Conducting a materials failure analysis requires a carefully planned series of steps intended to
arrive at the cause of the problem. Consistent with the current trend towards better accountability
and responsibility, failure analysis purpose has been extended in deciding which party may be
liable for losses, be they loss of production, property damage, injury, or fatality . Hence it
increases the importance of proper implementation of characterization tools in failure analysis to
rightly identify the failure mode.
Present work discusses a few case studies to shed light upon the importance of the metallurgical
characterization tools and techniques in identification of correct failure mode. Some typical case
studies where metallography plays a very important role have been discussed, such as improper
welding joints which led to premature failure, sensitization and stress corrosion cracking in S.S.,
improper heat treatment and forging indicated the microstructures which led to the premature
failure. These cases are examples of only a few laboratory based investigations which justify that
without metallography it is not possible to diagnose the causes of premature failures.
Generally, examination of failed components commence with the low-power stereomicroscope
whereas hand-held magnifying lenses are still in wide use by experts to study fractures mostly
limited now for field purpose . Metallographic examination typically is performed after nondestructive
and macroscopic examination procedures while using the light optical microscopy
which helps to assess the failure mode with respect to material defects, shortcomings in
processing, metallurgical changes etc. Since light optical microscopy has limited value for direct
observation of fracture surfaces (more limited for metals than non-metals), with still more factual
information can be gathered by scanning electron microscopy at higher magnification.
Corrosion, either internal or external, along with other types of defects on pipelines eventually lead to leaks without proper treatment. This gives rise to several issues, including environmental and safety hazards, and in case of pipe leaks in a plant, a loss of the efficiency of the process or, ultimately, failure of the process. Replacing the corroded pipelines (piping) can be difficult, costly and time consuming especially for plant. A required shutdown causes major economic loss. Thus, instead of a replacement of the defected pipelines, the installation of online repair is a better option.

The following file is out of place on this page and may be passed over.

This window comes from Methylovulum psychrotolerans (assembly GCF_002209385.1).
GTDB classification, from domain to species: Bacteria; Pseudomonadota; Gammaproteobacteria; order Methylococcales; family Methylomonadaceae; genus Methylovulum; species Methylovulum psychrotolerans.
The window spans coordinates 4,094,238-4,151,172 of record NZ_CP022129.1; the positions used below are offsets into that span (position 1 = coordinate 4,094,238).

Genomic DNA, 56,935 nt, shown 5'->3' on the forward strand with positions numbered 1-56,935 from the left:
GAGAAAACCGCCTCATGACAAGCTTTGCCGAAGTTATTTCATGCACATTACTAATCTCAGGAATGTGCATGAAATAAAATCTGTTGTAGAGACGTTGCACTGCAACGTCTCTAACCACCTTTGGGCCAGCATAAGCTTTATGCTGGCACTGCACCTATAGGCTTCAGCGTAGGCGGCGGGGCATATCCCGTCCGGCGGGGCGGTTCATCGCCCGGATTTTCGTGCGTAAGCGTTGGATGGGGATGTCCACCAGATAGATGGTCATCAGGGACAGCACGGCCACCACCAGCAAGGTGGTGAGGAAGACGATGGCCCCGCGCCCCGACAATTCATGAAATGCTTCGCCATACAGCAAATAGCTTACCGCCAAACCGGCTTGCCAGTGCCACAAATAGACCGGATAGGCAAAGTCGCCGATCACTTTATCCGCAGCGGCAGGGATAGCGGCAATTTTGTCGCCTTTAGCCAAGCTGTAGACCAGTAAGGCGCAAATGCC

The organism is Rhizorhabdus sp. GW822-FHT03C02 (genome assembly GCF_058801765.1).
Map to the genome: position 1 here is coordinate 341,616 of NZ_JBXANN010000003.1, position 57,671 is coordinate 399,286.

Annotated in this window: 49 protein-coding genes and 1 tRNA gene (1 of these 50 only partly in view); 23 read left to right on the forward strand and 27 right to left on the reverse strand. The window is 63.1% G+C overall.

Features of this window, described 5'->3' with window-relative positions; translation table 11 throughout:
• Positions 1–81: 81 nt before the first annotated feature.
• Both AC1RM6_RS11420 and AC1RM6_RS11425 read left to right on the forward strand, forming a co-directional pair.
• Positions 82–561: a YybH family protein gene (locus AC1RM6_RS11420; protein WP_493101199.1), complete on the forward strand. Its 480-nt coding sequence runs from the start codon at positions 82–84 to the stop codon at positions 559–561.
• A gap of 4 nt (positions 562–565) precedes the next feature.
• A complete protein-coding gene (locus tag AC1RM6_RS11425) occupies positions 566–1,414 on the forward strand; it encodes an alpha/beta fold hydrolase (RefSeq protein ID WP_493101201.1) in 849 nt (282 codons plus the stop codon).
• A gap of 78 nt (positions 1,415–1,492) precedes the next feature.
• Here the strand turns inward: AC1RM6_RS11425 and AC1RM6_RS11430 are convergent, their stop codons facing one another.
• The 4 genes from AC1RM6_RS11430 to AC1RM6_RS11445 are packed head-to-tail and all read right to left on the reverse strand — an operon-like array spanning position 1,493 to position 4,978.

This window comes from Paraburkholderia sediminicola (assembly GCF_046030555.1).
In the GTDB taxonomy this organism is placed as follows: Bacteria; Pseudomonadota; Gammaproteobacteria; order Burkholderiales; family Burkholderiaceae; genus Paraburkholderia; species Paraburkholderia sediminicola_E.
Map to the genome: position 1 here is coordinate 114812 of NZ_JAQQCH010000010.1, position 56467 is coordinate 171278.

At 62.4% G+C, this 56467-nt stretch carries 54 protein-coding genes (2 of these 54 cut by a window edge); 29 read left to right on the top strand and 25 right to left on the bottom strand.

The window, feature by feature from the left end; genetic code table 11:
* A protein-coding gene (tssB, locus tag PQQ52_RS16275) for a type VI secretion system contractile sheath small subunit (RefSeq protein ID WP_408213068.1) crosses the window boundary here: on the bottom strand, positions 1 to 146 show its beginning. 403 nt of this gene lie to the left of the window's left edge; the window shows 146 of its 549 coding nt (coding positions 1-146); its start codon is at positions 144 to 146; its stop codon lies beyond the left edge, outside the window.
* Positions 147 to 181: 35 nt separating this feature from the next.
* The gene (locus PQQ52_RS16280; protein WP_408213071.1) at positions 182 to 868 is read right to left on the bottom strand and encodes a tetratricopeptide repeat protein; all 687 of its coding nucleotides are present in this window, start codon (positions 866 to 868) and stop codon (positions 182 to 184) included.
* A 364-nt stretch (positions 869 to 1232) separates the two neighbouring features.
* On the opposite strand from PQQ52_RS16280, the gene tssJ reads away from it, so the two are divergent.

Repairs of pipelines include metallic and non-metallic repairs. Metallic repairs generally require welding or hot works which is not suitable for online repair of pipes containing hydrocarbons. In such cases the use of non-metallic composite repairs is the optimum solution. A non-metallic composite repair system is a system used to reinforce structures using a fiber equipped with a thermoset epoxy system. The epoxy system consists of a hardener and a resin which, after mixing, become solid through a polymerization reaction after a short duration of time, a process that is called curing. Depending on the temperature, the duration of time changes in an inverse relation. The higher the temperature, the smaller the duration of time needed for curing. This system can be used to reinforce pipelines with both external and internal corrosion and it can be used on Straight Pipes, Tees, Elbows, Flanges and weld joints. The repair system can also be installed online without the need for a shutdown in a short amount of time and a small requirement of labor intensity, making it cost effective. It is also environmentally friendly. In this paper we are going to present cases that were resolved by our company that demonstrate how successful these non-metallic composite repairs are and how diverse their applications can be
Offshore projects today are demanding ever more reductions in both CapEx and OpEx. Tertiary structural products (eg handrails, gratings, ladders and platforms) made in steel may at first seem to be the lowest cost option, but steel is heavy and eventually suffers from corrosion which can be a significant drain on budgets and resources.
The benefits of FRP (fiber reinforced polymer) tertiary structural products for offshore oil and gas projects can be very significant, with substantial weight reduction, lower installation costs and minimal maintenance. But how can these recognized FRP benefits against steel be translated into actual CapEx and OpEx savings when used in oil and gas projects?
This aim of this paper is to offer answer to this question, by presenting a study of the projected Whole Life Cost and Value Proposition for the MARRS Offshore FRP Handrail using data drawn from the recent BP Clair Ridge Project.